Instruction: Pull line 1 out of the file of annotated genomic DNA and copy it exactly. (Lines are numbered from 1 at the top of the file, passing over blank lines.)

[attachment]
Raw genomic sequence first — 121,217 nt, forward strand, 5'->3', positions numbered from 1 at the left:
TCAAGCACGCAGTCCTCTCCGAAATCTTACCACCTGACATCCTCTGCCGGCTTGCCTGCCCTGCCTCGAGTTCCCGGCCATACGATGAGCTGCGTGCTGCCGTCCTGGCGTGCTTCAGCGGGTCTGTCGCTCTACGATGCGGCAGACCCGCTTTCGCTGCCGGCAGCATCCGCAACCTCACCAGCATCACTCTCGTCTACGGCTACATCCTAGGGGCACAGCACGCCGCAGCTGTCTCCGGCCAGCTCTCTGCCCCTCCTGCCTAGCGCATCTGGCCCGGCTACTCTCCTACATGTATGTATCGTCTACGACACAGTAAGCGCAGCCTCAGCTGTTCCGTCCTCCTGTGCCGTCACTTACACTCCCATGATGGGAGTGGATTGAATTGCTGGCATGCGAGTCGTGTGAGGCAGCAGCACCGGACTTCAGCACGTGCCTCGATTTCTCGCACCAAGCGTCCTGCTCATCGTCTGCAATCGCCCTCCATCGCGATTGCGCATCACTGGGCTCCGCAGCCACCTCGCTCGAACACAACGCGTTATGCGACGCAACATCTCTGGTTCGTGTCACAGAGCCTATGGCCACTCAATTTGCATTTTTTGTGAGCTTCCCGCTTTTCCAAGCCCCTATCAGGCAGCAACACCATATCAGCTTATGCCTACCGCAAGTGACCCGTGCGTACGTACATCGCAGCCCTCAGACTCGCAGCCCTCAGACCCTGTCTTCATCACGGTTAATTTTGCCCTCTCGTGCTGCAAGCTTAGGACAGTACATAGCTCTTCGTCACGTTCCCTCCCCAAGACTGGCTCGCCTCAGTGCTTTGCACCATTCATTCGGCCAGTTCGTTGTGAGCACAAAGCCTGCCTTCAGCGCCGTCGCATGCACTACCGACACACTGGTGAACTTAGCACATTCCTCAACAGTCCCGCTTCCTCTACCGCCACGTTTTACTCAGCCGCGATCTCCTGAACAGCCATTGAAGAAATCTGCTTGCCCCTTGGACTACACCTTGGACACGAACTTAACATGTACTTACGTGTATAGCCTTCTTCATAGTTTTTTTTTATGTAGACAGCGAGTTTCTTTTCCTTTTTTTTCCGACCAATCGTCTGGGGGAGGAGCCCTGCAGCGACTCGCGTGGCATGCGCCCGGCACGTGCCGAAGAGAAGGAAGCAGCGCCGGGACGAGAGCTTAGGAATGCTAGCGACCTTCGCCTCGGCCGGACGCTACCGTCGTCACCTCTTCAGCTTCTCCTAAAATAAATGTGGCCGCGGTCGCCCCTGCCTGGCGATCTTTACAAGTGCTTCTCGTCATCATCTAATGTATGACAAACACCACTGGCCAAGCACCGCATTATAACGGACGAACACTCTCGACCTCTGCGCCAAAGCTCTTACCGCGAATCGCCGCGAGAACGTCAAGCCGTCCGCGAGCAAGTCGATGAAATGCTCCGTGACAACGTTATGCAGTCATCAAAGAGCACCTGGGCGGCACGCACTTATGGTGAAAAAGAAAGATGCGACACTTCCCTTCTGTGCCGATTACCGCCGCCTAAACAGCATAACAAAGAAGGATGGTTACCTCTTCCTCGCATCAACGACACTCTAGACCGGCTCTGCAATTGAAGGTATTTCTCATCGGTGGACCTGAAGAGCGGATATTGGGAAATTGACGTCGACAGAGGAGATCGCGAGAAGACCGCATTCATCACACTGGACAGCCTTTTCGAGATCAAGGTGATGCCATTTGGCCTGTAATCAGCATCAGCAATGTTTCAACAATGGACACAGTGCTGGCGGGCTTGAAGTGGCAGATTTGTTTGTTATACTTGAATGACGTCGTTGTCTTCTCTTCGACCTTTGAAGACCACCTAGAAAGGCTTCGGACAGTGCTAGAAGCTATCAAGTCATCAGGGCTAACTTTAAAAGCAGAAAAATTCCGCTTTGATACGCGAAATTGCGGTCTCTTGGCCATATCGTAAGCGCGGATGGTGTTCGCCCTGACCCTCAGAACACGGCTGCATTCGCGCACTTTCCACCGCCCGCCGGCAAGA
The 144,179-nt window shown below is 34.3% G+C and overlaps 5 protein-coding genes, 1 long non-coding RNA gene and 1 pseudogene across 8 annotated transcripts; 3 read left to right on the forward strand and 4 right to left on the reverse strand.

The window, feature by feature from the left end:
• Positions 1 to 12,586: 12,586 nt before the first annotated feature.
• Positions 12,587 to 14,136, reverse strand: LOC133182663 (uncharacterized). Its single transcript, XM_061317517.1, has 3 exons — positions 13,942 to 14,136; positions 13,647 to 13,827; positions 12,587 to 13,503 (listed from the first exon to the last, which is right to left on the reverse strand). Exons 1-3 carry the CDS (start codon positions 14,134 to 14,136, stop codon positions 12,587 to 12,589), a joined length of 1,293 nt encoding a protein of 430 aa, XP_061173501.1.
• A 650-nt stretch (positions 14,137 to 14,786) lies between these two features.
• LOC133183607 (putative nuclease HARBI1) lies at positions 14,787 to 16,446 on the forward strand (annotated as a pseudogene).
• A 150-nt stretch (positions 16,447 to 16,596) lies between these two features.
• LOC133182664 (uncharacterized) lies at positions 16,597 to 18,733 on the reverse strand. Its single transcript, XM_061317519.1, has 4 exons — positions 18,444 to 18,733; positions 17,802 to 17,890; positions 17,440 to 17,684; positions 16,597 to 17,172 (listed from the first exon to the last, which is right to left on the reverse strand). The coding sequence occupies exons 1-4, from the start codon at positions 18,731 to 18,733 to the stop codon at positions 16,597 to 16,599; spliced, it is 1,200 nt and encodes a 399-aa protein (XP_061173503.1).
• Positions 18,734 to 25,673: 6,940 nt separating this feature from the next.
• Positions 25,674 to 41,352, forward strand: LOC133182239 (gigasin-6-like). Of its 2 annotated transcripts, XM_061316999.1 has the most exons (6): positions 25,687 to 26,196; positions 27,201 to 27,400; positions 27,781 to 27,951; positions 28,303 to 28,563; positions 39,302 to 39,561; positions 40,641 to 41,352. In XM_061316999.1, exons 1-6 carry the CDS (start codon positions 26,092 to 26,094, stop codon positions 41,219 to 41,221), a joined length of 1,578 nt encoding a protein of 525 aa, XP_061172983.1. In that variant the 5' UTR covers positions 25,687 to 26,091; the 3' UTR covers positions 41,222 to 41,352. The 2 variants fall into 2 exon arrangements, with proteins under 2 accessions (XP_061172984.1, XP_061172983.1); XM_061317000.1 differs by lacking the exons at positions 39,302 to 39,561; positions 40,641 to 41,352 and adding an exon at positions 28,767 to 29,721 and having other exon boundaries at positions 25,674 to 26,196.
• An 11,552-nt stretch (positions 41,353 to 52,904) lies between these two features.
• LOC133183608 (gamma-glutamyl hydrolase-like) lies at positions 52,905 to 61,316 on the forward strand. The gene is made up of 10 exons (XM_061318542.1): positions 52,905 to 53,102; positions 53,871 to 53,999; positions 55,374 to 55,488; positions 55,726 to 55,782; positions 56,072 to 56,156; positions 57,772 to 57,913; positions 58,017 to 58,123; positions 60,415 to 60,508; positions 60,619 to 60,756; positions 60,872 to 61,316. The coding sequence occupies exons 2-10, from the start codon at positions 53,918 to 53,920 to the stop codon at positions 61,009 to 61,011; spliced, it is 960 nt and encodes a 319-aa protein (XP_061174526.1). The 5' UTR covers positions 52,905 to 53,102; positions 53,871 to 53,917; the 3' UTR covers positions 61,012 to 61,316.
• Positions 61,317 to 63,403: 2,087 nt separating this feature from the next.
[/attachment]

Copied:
Raw genomic sequence first — 121,217 nt, forward strand, 5'->3', positions numbered from 1 at the left: